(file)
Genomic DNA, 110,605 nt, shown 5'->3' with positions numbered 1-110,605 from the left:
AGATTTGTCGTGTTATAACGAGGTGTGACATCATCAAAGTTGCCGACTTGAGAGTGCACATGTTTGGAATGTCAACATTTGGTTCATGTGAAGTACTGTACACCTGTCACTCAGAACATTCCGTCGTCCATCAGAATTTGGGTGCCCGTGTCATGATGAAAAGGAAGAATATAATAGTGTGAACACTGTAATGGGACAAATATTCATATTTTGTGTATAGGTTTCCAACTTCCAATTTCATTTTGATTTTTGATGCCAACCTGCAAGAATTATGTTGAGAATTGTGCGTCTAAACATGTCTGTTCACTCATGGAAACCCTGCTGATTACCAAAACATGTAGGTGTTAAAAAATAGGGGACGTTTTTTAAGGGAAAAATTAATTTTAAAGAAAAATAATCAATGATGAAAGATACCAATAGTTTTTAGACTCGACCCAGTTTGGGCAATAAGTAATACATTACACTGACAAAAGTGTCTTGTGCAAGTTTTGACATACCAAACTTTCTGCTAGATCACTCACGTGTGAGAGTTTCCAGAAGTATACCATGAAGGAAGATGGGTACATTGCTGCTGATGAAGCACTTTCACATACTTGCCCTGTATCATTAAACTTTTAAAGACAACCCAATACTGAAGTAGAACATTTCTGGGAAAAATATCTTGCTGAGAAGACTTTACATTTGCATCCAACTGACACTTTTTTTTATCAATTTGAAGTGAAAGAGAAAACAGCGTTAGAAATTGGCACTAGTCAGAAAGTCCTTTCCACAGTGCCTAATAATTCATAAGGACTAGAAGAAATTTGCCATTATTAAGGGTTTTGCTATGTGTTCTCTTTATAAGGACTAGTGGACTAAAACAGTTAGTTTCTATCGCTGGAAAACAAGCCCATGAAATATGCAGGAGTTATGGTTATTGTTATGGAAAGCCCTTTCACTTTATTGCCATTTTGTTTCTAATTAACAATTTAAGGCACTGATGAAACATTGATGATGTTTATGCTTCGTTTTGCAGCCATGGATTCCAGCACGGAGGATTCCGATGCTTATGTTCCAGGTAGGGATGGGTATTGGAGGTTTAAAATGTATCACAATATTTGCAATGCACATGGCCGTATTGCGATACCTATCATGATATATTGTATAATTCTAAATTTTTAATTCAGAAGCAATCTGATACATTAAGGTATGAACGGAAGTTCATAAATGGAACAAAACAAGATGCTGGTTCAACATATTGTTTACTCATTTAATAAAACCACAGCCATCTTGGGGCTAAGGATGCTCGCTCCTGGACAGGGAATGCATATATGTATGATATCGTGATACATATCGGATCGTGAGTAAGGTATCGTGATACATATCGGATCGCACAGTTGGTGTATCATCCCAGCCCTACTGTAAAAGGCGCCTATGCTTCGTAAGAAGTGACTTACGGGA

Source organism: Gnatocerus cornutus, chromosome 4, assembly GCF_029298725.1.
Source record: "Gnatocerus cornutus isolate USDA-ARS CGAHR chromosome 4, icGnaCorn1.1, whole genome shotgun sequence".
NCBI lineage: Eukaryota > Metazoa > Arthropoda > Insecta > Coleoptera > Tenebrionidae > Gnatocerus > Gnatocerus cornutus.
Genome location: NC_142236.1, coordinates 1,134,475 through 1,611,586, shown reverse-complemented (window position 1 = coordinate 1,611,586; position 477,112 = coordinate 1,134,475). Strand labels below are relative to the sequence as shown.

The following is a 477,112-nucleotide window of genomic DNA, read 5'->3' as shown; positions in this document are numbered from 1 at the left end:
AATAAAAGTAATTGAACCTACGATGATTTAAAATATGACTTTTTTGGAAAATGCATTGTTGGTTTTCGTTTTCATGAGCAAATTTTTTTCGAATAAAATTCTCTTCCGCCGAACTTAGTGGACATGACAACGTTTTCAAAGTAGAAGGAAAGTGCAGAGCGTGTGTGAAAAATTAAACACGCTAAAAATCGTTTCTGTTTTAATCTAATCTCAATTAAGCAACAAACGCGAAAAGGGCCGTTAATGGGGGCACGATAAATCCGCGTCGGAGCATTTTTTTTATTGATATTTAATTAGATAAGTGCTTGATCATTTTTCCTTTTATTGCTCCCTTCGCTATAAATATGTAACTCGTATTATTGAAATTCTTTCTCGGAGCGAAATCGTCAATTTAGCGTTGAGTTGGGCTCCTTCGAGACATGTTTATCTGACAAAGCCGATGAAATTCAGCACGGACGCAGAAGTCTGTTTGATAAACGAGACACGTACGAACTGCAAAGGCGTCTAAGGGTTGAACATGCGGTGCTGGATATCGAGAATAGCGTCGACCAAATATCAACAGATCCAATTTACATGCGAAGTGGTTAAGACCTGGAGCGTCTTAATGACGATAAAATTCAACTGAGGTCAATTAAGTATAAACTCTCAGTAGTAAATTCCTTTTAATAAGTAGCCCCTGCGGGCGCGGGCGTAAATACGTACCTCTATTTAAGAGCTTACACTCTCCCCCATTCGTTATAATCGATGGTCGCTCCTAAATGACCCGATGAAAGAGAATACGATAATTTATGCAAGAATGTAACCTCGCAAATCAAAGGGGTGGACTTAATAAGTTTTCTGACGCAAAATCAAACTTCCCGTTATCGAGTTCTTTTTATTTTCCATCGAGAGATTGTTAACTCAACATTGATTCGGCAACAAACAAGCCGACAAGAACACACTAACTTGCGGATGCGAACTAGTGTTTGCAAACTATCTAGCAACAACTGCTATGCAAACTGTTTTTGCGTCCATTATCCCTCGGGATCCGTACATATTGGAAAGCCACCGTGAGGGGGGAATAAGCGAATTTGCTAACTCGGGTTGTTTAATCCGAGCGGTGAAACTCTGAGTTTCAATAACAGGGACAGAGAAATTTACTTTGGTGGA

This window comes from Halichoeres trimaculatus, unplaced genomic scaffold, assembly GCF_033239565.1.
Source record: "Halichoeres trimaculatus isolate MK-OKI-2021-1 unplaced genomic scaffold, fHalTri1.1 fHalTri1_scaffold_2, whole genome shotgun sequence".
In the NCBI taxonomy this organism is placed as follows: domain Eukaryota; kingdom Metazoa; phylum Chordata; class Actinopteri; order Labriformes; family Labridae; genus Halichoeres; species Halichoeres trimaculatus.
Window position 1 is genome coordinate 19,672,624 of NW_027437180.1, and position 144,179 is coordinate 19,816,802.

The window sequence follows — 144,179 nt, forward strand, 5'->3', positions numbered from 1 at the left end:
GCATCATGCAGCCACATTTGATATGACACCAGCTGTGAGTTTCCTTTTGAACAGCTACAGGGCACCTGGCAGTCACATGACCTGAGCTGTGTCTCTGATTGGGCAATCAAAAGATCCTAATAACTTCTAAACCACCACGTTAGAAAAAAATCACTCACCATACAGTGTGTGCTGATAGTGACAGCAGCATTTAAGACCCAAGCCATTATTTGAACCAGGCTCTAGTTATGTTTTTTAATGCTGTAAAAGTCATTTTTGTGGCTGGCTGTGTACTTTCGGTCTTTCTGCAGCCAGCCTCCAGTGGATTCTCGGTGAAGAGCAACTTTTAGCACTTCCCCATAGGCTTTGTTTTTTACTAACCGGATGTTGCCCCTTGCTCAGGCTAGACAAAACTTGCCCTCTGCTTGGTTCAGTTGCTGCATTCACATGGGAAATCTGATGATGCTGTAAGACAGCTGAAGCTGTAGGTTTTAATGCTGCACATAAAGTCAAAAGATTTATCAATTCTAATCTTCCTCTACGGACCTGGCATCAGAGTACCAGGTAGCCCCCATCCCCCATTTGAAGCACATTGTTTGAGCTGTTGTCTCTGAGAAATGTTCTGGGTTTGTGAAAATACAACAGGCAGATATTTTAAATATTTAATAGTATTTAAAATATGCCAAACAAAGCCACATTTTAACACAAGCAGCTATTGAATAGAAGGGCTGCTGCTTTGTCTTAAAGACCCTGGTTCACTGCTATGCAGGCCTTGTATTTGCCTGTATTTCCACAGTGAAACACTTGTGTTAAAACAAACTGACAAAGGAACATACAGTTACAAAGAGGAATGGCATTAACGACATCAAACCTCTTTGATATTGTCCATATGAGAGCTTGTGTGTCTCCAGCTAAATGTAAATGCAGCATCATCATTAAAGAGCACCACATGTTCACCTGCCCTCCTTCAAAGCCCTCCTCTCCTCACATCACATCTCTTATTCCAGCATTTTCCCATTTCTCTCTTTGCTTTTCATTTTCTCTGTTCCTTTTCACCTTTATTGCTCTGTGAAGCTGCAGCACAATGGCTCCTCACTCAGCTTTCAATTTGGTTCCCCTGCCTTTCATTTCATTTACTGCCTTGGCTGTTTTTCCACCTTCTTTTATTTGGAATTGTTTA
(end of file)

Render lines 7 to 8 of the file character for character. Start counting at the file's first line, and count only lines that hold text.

The following is a 477,112-nucleotide window of genomic DNA, read 5'->3' as shown; positions in this document are numbered from 1 at the left end:
AATAAAAGTAATTGAACCTACGATGATTTAAAATATGACTTTTTTGGAAAATGCATTGTTGGTTTTCGTTTTCATGAGCAAATTTTTTTCGAATAAAATTCTCTTCCGCCGAACTTAGTGGACATGACAACGTTTTCAAAGTAGAAGGAAAGTGCAGAGCGTGTGTGAAAAATTAAACACGCTAAAAATCGTTTCTGTTTTAATCTAATCTCAATTAAGCAACAAACGCGAAAAGGGCCGTTAATGGGGGCACGATAAATCCGCGTCGGAGCATTTTTTTTATTGATATTTAATTAGATAAGTGCTTGATCATTTTTCCTTTTATTGCTCCCTTCGCTATAAATATGTAACTCGTATTATTGAAATTCTTTCTCGGAGCGAAATCGTCAATTTAGCGTTGAGTTGGGCTCCTTCGAGACATGTTTATCTGACAAAGCCGATGAAATTCAGCACGGACGCAGAAGTCTGTTTGATAAACGAGACACGTACGAACTGCAAAGGCGTCTAAGGGTTGAACATGCGGTGCTGGATATCGAGAATAGCGTCGACCAAATATCAACAGATCCAATTTACATGCGAAGTGGTTAAGACCTGGAGCGTCTTAATGACGATAAAATTCAACTGAGGTCAATTAAGTATAAACTCTCAGTAGTAAATTCCTTTTAATAAGTAGCCCCTGCGGGCGCGGGCGTAAATACGTACCTCTATTTAAGAGCTTACACTCTCCCCCATTCGTTATAATCGATGGTCGCTCCTAAATGACCCGATGAAAGAGAATACGATAATTTATGCAAGAATGTAACCTCGCAAATCAAAGGGGTGGACTTAATAAGTTTTCTGACGCAAAATCAAACTTCCCGTTATCGAGTTCTTTTTATTTTCCATCGAGAGATTGTTAACTCAACATTGATTCGGCAACAAACAAGCCGACAAGAACACACTAACTTGCGGATGCGAACTAGTGTTTGCAAACTATCTAGCAACAACTGCTATGCAAACTGTTTTTGCGTCCATTATCCCTCGGGATCCGTACATATTGGAAAGCCACCGTGAGGGGGGAATAAGCGAATTTGCTAACTCGGGTTGTTTAATCCGAGCGGTGAAACTCTGAGTTTCAATAACAGGGACAGAGAAATTTACTTTGGTGGA